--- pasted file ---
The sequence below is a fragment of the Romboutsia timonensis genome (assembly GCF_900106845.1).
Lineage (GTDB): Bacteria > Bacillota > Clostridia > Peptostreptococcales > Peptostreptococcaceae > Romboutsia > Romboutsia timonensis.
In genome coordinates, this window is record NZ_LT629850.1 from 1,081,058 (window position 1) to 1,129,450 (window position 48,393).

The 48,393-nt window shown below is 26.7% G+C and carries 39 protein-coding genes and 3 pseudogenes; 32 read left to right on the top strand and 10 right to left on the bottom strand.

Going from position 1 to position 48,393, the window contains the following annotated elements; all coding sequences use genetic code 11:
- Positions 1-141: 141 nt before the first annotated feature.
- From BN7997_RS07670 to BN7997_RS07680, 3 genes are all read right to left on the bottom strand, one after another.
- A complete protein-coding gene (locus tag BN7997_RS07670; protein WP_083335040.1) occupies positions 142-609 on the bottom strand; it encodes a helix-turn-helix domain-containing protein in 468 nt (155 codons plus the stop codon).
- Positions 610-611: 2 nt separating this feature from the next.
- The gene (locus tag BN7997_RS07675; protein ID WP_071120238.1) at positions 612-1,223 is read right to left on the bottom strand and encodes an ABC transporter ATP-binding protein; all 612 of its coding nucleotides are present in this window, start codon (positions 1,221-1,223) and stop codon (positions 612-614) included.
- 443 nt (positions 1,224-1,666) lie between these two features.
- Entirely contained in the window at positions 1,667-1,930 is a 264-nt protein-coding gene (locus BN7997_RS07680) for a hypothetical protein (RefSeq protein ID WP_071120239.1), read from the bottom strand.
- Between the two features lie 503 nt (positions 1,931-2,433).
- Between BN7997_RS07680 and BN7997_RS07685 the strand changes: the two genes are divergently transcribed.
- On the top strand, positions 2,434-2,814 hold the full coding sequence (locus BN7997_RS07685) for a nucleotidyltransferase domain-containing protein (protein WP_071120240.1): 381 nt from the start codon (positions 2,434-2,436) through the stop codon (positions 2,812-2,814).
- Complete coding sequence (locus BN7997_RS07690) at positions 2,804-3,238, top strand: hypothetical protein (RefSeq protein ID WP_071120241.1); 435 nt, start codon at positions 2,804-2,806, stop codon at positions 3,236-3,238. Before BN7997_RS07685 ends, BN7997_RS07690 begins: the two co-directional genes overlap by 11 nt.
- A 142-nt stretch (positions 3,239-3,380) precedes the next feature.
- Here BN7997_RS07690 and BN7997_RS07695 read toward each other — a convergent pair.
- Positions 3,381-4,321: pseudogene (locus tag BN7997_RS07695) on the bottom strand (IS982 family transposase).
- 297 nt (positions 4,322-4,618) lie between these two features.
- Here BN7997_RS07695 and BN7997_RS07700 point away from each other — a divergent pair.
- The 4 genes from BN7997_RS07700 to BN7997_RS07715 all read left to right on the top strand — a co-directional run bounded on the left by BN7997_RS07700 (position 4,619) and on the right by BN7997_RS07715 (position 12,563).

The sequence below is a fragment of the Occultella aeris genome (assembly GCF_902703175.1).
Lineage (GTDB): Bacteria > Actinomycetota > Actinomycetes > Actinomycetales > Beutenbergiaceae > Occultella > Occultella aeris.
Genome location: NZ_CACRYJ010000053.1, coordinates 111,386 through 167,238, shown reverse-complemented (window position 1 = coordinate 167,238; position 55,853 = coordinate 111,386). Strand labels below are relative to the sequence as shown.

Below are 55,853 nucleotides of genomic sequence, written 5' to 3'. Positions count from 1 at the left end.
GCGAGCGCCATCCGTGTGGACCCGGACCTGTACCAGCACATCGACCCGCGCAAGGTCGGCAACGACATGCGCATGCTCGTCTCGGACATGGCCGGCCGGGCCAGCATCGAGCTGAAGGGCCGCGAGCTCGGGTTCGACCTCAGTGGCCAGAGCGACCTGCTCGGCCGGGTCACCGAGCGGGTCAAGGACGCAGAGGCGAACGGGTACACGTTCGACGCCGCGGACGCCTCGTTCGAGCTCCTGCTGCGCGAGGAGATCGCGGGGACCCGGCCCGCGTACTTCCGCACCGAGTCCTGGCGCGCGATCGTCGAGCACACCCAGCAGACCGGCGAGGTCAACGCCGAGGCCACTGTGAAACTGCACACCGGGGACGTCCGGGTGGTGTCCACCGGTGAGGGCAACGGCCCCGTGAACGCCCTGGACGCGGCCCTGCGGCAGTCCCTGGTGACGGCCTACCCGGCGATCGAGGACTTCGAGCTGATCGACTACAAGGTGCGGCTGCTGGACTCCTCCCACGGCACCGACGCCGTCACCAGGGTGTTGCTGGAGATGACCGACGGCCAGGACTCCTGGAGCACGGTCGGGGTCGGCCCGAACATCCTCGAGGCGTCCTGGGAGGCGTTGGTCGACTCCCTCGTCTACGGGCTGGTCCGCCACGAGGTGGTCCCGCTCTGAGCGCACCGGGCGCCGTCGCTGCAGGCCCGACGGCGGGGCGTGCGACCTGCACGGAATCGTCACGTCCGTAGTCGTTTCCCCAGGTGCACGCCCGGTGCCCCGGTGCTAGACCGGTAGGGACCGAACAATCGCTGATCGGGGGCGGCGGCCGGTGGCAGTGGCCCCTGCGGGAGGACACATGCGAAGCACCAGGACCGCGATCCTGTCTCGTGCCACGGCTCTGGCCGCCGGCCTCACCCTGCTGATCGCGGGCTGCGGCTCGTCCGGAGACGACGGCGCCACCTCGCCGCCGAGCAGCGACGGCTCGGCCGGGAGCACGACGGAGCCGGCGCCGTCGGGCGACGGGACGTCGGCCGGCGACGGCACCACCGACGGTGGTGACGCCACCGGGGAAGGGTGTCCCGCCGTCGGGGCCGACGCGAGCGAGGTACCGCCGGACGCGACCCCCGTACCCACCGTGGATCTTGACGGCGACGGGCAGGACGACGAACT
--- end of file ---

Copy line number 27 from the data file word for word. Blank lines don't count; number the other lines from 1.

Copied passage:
GCGAGCGCCATCCGTGTGGACCCGGACCTGTACCAGCACATCGACCCGCGCAAGGTCGGCAACGACATGCGCATGCTCGTCTCGGACATGGCCGGCCGGGCCAGCATCGAGCTGAAGGGCCGCGAGCTCGGGTTCGACCTCAGTGGCCAGAGCGACCTGCTCGGCCGGGTCACCGAGCGGGTCAAGGACGCAGAGGCGAACGGGTACACGTTCGACGCCGCGGACGCCTCGTTCGAGCTCCTGCTGCGCGAGGAGATCGCGGGGACCCGGCCCGCGTACTTCCGCACCGAGTCCTGGCGCGCGATCGTCGAGCACACCCAGCAGACCGGCGAGGTCAACGCCGAGGCCACTGTGAAACTGCACACCGGGGACGTCCGGGTGGTGTCCACCGGTGAGGGCAACGGCCCCGTGAACGCCCTGGACGCGGCCCTGCGGCAGTCCCTGGTGACGGCCTACCCGGCGATCGAGGACTTCGAGCTGATCGACTACAAGGTGCGGCTGCTGGACTCCTCCCACGGCACCGACGCCGTCACCAGGGTGTTGCTGGAGATGACCGACGGCCAGGACTCCTGGAGCACGGTCGGGGTCGGCCCGAACATCCTCGAGGCGTCCTGGGAGGCGTTGGTCGACTCCCTCGTCTACGGGCTGGTCCGCCACGAGGTGGTCCCGCTCTGAGCGCACCGGGCGCCGTCGCTGCAGGCCCGACGGCGGGGCGTGCGACCTGCACGGAATCGTCACGTCCGTAGTCGTTTCCCCAGGTGCACGCCCGGTGCCCCGGTGCTAGACCGGTAGGGACCGAACAATCGCTGATCGGGGGCGGCGGCCGGTGGCAGTGGCCCCTGCGGGAGGACACATGCGAAGCACCAGGACCGCGATCCTGTCTCGTGCCACGGCTCTGGCCGCCGGCCTCACCCTGCTGATCGCGGGCTGCGGCTCGTCCGGAGACGACGGCGCCACCTCGCCGCCGAGCAGCGACGGCTCGGCCGGGAGCACGACGGAGCCGGCGCCGTCGGGCGACGGGACGTCGGCCGGCGACGGCACCACCGACGGTGGTGACGCCACCGGGGAAGGGTGTCCCGCCGTCGGGGCCGACGCGAGCGAGGTACCGCCGGACGCGACCCCCGTACCCACCGTGGATCTTGACGGCGACGGGCAGGACGACGAACT